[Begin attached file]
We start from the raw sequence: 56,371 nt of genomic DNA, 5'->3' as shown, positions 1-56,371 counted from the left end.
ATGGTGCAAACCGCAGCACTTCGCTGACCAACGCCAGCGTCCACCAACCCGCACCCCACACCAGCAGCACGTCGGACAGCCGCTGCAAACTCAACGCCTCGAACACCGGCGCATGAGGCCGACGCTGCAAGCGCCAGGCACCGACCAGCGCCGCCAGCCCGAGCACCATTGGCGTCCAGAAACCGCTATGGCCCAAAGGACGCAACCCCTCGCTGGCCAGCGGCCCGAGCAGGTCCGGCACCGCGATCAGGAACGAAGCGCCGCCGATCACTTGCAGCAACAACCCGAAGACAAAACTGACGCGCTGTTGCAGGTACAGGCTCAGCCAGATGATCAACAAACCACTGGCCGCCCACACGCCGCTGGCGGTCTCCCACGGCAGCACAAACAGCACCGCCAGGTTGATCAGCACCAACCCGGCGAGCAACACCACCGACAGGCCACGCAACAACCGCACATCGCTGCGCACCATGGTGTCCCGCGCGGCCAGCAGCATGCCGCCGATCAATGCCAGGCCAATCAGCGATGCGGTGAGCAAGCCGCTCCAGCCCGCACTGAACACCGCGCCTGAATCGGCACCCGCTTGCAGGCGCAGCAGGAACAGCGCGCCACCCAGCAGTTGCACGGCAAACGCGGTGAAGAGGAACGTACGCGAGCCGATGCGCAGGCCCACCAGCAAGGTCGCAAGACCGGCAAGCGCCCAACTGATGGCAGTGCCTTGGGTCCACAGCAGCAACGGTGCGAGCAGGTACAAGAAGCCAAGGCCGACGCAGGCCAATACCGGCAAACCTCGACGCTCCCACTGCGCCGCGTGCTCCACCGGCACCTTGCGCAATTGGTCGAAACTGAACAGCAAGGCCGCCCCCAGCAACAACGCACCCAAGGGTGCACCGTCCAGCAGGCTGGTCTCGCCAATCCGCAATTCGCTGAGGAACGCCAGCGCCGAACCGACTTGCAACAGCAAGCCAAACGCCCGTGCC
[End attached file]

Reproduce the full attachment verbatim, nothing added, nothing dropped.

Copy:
We start from the raw sequence: 56,371 nt of genomic DNA, 5'->3' as shown, positions 1-56,371 counted from the left end.
ATGGTGCAAACCGCAGCACTTCGCTGACCAACGCCAGCGTCCACCAACCCGCACCCCACACCAGCAGCACGTCGGACAGCCGCTGCAAACTCAACGCCTCGAACACCGGCGCATGAGGCCGACGCTGCAAGCGCCAGGCACCGACCAGCGCCGCCAGCCCGAGCACCATTGGCGTCCAGAAACCGCTATGGCCCAAAGGACGCAACCCCTCGCTGGCCAGCGGCCCGAGCAGGTCCGGCACCGCGATCAGGAACGAAGCGCCGCCGATCACTTGCAGCAACAACCCGAAGACAAAACTGACGCGCTGTTGCAGGTACAGGCTCAGCCAGATGATCAACAAACCACTGGCCGCCCACACGCCGCTGGCGGTCTCCCACGGCAGCACAAACAGCACCGCCAGGTTGATCAGCACCAACCCGGCGAGCAACACCACCGACAGGCCACGCAACAACCGCACATCGCTGCGCACCATGGTGTCCCGCGCGGCCAGCAGCATGCCGCCGATCAATGCCAGGCCAATCAGCGATGCGGTGAGCAAGCCGCTCCAGCCCGCACTGAACACCGCGCCTGAATCGGCACCCGCTTGCAGGCGCAGCAGGAACAGCGCGCCACCCAGCAGTTGCACGGCAAACGCGGTGAAGAGGAACGTACGCGAGCCGATGCGCAGGCCCACCAGCAAGGTCGCAAGACCGGCAAGCGCCCAACTGATGGCAGTGCCTTGGGTCCACAGCAGCAACGGTGCGAGCAGGTACAAGAAGCCAAGGCCGACGCAGGCCAATACCGGCAAACCTCGACGCTCCCACTGCGCCGCGTGCTCCACCGGCACCTTGCGCAATTGGTCGAAACTGAACAGCAAGGCCGCCCCCAGCAACAACGCACCCAAGGGTGCACCGTCCAGCAGGCTGGTCTCGCCAATCCGCAATTCGCTGAGGAACGCCAGCGCCGAACCGACTTGCAACAGCAAGCCAAACGCCCGTGCC